I've been trying to sharpen my 6" jointer blades with the the
sandpaper/scary sharp method as described here:
but for the life of me I cannot get them sharp. If anything they are duller
than they were when I started. I have a set of Hirsch chisels that I use
the same technique on and they will get sharp - very sharp. But after going
through the grits 80, 120, 220, 320, 400 the jointer blade are just plane
dull, heck the factory square edges are sharper than what I did.
I hold one blade flat along the glass with the front bevelled edge acting as
a guide for the one I am trying to sharpen. As near as I can tell the blade
stays in this position - I don't let it rotate on edge. In the article they
don't even use a guide, they just "feel the beveled surface on the paper".
I even mark the edges with a marker to make sure surface wears evenly. How
long am I supposed to stay on each grit - seconds? minutes? hours? Is it
even possible to sharpen jointer knives this way? I'm doing something wrong
I know but can't tell what.
I suppose it's possible. How would I tell?
They are factory blades from a Ridgid 610 jointer. The manual (page 23 of
http://www.ridgid.com/CatalogDocs/jp0610_6442_eng.pdf states that they can
be honed on an oilstone and reground.
If they are the original blades, they are not carbide. I'd have to say
the problem is just technique. I spent a lot of time getting a couple
of jointer blades sharp because I found holding them at the correct
angle was problematic. I have no trouble with my chisels and plane
blades because I've got a honing guide.
It should only take a few minutes per grit.
I just got an old jointer from my father in law; never used
one before. But I do know what the terms mean. Honing and
regrinding are entirely different. Regrinding means you
take the knives to a sharpening place where they "grind" the
cutting edge. Honing, means you leave the knives in the
arbor, wrap paper around most of the the stone so that it
won't ruin the table, raise the table and move the arbor so
that the stone fits flat on the knife bevel, and slide the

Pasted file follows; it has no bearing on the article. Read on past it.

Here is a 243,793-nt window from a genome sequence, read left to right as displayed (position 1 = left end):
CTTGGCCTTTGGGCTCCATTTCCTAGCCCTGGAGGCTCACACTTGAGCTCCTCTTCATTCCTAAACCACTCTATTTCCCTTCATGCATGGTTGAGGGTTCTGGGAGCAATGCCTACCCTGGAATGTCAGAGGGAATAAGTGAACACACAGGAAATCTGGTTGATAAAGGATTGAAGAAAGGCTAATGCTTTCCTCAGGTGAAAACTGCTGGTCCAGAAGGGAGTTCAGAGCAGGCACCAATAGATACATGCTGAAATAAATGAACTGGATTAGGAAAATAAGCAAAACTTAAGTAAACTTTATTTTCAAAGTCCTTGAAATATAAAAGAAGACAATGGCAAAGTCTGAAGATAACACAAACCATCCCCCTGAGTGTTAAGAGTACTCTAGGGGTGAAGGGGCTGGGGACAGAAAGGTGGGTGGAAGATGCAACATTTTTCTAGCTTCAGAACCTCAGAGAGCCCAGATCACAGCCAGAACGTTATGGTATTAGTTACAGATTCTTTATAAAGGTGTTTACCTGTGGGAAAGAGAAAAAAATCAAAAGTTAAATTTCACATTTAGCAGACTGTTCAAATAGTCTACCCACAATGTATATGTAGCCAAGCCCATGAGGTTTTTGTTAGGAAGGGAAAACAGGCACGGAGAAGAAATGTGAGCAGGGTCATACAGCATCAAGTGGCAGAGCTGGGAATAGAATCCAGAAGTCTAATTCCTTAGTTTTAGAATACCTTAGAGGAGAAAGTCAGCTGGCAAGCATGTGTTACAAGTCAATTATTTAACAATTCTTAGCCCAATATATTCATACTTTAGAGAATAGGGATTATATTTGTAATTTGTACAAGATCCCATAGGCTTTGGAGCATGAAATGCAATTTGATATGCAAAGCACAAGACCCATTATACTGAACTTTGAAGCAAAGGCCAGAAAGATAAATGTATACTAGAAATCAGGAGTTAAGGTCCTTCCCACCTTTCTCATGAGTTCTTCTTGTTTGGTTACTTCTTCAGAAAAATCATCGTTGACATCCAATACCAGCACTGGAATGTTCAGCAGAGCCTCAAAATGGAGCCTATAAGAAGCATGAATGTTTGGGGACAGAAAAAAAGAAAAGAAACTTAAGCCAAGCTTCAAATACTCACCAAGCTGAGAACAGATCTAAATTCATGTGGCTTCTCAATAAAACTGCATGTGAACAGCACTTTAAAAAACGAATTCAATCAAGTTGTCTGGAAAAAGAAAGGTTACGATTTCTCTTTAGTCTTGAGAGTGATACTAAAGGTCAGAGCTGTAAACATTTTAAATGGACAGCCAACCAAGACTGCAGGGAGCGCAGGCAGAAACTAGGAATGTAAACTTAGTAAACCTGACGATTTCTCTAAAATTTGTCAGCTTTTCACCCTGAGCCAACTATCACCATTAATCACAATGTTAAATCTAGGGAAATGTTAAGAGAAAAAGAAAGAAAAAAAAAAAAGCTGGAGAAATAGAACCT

stone sideway across the knife.
I suggest you go talk to a saw and knife sharpener (a real
one that uses expensive tools). It cost me $6.60 to grind
my three 4-3/8" blades which were in terrible shape. I
don't see how you could grind the cutting edge parallel with
the back unless you have a highly accurate jig.
Tough to hold the blades at the proper angle without some form of a jig. If
you roll them a bit, they'll end up dull. Before I got the Makita, I cut a
saw kerf in a board at the proper angle to make the bevel on my blades
parallel to the bottom of the board, then mounted a cone stone in my
drillpress, sliding the blades back and forth, then adding a piece of paper
underneath as a shim did them very well. I believe I picked the idea out of
FWW tips section. Lapping the wire edge off completed the job nicely.
A local sharpening shop does a really nice job on mine for $0.90 an
inch. I have two sets, when the new set goes in, the other goes to the
I've gotten good at chisels of all types, plane irons, etc... but find
the cost of a pro doing my jointer and thickness planer blades well
worth it. They usually return better than any new set I've ever purchased.
Think about something here. You have a jointer to give you accurite edges
in a timely fashion. The wetstone or other hand grinding operations are
always going to be a problem in attempting to sharpen jointer knives as all
three edges need to be hitting the wood flat and square as well as sharp If
one blade is a little longer you are not going to get a good edge.
The solution is easy send them to be sharpened. This is an easy proposition
to a tool and die maker with a surface grinder, so the charge is nominal and
the job is perfect. The tool maker will set the blades on a fixture that
will hold them precisely and he just grinds them untill they all match with
a machine that can move the grinding wheel down in increments of 1/10,000 of
an inch at a time. You can never come close to that kind of precision by
The wheels are also not the kind of wheel that you find on a bench grinder.
They are designed to be dressed with a diamond to flatten the face of the
stone leaving extremely sharp edges. The surface grinder also grinds under
a flood of coolant so that all of the heat generated in the grinding process
is removed. (This is a really cool machine.)
Do your self a favor and don't waste your time dinking with the jointer
About the time I had mastered getting the toothpaste back in the tube, then
Yeah, buy yourself one of those precision grinding gizmos! That sounds like
a machine no good dorker should have to do without. :)
(Put it right next to your 16" TS and 12" jointer. :) )
Cool description. I love a good tale of a ridiculously expensive machine
I'll never be able to even dream about owning in my wildest fantasies.
Michael McIntyre ---- Silvan < email@example.com>
Linux fanatic, and certified Geek; registered Linux user #243621
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